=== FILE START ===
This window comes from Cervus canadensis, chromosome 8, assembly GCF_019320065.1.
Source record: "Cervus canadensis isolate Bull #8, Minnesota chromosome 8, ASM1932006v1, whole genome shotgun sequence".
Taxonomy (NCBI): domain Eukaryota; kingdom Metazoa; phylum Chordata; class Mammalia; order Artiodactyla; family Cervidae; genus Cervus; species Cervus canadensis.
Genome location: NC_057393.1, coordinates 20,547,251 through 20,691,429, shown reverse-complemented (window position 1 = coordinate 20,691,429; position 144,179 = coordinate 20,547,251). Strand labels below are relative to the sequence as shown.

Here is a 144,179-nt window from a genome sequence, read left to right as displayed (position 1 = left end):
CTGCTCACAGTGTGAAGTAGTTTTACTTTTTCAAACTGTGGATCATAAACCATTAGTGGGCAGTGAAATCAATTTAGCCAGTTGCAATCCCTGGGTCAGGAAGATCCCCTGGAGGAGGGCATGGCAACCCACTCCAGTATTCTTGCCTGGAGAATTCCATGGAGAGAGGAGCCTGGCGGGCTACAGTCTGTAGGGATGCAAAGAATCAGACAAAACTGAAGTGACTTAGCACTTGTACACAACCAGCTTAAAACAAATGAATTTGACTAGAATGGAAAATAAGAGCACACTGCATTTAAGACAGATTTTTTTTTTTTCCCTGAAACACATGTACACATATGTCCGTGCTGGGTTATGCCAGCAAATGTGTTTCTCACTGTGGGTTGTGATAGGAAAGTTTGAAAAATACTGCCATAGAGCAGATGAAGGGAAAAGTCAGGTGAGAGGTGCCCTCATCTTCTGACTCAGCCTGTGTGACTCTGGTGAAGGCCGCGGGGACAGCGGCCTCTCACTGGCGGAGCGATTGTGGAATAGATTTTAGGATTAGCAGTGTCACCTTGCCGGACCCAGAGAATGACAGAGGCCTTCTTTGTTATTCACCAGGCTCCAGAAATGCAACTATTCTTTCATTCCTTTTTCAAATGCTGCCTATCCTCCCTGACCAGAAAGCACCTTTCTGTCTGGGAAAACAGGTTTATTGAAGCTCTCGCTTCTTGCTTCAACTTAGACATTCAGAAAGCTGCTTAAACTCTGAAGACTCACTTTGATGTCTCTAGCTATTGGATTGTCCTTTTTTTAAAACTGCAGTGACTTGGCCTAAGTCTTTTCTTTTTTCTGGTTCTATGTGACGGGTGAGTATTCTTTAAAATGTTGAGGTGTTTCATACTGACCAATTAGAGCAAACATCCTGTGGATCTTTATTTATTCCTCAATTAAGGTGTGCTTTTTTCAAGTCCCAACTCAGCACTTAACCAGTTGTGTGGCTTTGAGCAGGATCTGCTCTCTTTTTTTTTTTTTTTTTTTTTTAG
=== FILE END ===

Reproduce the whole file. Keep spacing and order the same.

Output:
This window comes from Cervus canadensis, chromosome 8, assembly GCF_019320065.1.
Source record: "Cervus canadensis isolate Bull #8, Minnesota chromosome 8, ASM1932006v1, whole genome shotgun sequence".
Taxonomy (NCBI): domain Eukaryota; kingdom Metazoa; phylum Chordata; class Mammalia; order Artiodactyla; family Cervidae; genus Cervus; species Cervus canadensis.
Genome location: NC_057393.1, coordinates 20,547,251 through 20,691,429, shown reverse-complemented (window position 1 = coordinate 20,691,429; position 144,179 = coordinate 20,547,251). Strand labels below are relative to the sequence as shown.

Here is a 144,179-nt window from a genome sequence, read left to right as displayed (position 1 = left end):
CTGCTCACAGTGTGAAGTAGTTTTACTTTTTCAAACTGTGGATCATAAACCATTAGTGGGCAGTGAAATCAATTTAGCCAGTTGCAATCCCTGGGTCAGGAAGATCCCCTGGAGGAGGGCATGGCAACCCACTCCAGTATTCTTGCCTGGAGAATTCCATGGAGAGAGGAGCCTGGCGGGCTACAGTCTGTAGGGATGCAAAGAATCAGACAAAACTGAAGTGACTTAGCACTTGTACACAACCAGCTTAAAACAAATGAATTTGACTAGAATGGAAAATAAGAGCACACTGCATTTAAGACAGATTTTTTTTTTTTCCCTGAAACACATGTACACATATGTCCGTGCTGGGTTATGCCAGCAAATGTGTTTCTCACTGTGGGTTGTGATAGGAAAGTTTGAAAAATACTGCCATAGAGCAGATGAAGGGAAAAGTCAGGTGAGAGGTGCCCTCATCTTCTGACTCAGCCTGTGTGACTCTGGTGAAGGCCGCGGGGACAGCGGCCTCTCACTGGCGGAGCGATTGTGGAATAGATTTTAGGATTAGCAGTGTCACCTTGCCGGACCCAGAGAATGACAGAGGCCTTCTTTGTTATTCACCAGGCTCCAGAAATGCAACTATTCTTTCATTCCTTTTTCAAATGCTGCCTATCCTCCCTGACCAGAAAGCACCTTTCTGTCTGGGAAAACAGGTTTATTGAAGCTCTCGCTTCTTGCTTCAACTTAGACATTCAGAAAGCTGCTTAAACTCTGAAGACTCACTTTGATGTCTCTAGCTATTGGATTGTCCTTTTTTTAAAACTGCAGTGACTTGGCCTAAGTCTTTTCTTTTTTCTGGTTCTATGTGACGGGTGAGTATTCTTTAAAATGTTGAGGTGTTTCATACTGACCAATTAGAGCAAACATCCTGTGGATCTTTATTTATTCCTCAATTAAGGTGTGCTTTTTTCAAGTCCCAACTCAGCACTTAACCAGTTGTGTGGCTTTGAGCAGGATCTGCTCTCTTTTTTTTTTTTTTTTTTTTTTAG